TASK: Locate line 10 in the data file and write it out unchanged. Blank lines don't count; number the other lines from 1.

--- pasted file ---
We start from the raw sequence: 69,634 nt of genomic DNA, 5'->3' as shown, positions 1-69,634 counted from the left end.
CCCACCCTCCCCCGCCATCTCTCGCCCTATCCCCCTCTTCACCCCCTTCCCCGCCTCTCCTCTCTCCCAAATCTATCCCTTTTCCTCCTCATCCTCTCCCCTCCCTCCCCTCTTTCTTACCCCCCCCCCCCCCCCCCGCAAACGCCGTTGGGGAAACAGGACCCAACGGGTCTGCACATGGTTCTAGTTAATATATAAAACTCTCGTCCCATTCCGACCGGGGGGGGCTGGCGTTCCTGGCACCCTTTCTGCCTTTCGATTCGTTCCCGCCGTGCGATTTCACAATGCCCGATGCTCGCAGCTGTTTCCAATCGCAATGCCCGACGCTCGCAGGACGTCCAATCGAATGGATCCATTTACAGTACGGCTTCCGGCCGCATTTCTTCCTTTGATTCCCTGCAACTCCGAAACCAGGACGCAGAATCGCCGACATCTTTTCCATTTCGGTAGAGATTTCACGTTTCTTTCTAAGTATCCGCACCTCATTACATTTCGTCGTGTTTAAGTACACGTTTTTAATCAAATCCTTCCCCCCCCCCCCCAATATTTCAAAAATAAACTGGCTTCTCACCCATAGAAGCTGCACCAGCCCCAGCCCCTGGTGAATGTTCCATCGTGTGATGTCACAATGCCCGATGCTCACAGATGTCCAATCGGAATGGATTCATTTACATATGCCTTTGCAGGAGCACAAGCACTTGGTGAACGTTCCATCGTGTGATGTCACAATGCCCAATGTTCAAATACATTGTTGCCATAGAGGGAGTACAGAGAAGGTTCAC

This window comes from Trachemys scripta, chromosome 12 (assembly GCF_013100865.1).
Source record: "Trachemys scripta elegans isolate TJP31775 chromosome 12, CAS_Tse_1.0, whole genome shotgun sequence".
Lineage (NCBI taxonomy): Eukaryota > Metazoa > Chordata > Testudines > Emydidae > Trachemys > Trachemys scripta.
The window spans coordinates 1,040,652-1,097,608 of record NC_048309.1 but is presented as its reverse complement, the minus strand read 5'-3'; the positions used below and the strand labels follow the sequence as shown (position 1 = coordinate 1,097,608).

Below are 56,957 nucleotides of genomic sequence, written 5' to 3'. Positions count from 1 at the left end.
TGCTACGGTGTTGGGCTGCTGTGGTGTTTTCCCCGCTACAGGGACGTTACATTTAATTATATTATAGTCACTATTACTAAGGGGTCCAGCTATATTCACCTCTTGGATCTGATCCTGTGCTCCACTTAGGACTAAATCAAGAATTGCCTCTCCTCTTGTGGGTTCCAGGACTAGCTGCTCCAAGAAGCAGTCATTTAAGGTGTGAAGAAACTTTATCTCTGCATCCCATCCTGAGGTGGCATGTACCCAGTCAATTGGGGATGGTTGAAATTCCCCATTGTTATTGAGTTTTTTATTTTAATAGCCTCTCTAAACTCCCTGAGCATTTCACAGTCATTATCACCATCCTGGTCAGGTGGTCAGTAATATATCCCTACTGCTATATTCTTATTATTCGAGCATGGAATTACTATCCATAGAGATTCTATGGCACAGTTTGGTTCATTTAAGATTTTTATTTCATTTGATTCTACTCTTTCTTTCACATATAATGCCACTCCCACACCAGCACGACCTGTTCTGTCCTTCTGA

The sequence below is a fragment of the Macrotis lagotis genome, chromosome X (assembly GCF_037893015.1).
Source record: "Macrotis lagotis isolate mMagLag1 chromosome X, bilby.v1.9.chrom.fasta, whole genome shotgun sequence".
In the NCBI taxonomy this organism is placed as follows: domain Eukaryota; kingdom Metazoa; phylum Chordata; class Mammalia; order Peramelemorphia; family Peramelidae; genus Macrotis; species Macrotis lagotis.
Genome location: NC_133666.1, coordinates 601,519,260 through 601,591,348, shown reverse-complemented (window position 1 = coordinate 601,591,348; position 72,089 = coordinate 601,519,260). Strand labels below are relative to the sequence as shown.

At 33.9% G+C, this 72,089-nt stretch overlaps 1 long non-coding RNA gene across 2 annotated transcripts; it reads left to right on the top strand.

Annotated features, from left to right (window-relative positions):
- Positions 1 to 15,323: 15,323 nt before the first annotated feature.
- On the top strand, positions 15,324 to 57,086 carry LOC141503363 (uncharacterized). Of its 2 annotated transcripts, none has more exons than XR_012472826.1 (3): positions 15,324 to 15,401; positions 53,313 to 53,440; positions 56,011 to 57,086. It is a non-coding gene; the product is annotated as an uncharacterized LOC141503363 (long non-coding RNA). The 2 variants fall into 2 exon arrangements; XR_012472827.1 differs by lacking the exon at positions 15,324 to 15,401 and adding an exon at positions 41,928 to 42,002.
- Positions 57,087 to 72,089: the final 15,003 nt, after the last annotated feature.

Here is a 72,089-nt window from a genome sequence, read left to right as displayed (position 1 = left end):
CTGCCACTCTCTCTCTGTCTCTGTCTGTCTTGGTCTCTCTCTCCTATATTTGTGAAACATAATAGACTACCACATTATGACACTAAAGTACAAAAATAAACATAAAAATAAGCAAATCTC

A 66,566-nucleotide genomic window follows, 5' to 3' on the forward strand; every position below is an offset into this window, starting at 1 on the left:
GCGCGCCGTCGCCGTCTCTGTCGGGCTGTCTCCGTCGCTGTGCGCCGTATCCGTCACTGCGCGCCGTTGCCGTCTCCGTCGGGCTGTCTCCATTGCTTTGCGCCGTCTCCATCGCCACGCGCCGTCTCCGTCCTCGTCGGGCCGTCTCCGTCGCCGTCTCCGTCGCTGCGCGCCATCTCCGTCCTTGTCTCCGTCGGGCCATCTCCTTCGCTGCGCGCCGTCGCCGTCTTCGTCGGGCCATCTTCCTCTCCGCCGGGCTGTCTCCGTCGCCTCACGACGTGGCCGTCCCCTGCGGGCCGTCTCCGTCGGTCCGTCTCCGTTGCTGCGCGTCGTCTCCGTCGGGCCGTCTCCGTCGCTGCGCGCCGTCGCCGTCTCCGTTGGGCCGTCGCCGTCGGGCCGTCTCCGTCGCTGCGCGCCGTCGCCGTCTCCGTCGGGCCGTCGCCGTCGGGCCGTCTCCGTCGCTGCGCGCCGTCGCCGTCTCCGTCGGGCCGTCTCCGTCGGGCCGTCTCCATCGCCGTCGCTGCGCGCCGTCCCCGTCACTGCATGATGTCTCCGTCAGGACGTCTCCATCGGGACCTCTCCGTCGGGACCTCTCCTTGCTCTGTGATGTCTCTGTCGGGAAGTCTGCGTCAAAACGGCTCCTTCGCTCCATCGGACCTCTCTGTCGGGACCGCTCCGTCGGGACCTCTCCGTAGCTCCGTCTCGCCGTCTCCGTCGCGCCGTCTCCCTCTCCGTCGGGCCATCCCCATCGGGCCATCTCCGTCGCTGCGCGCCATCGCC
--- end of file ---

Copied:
Source record: "Macrotis lagotis isolate mMagLag1 chromosome X, bilby.v1.9.chrom.fasta, whole genome shotgun sequence".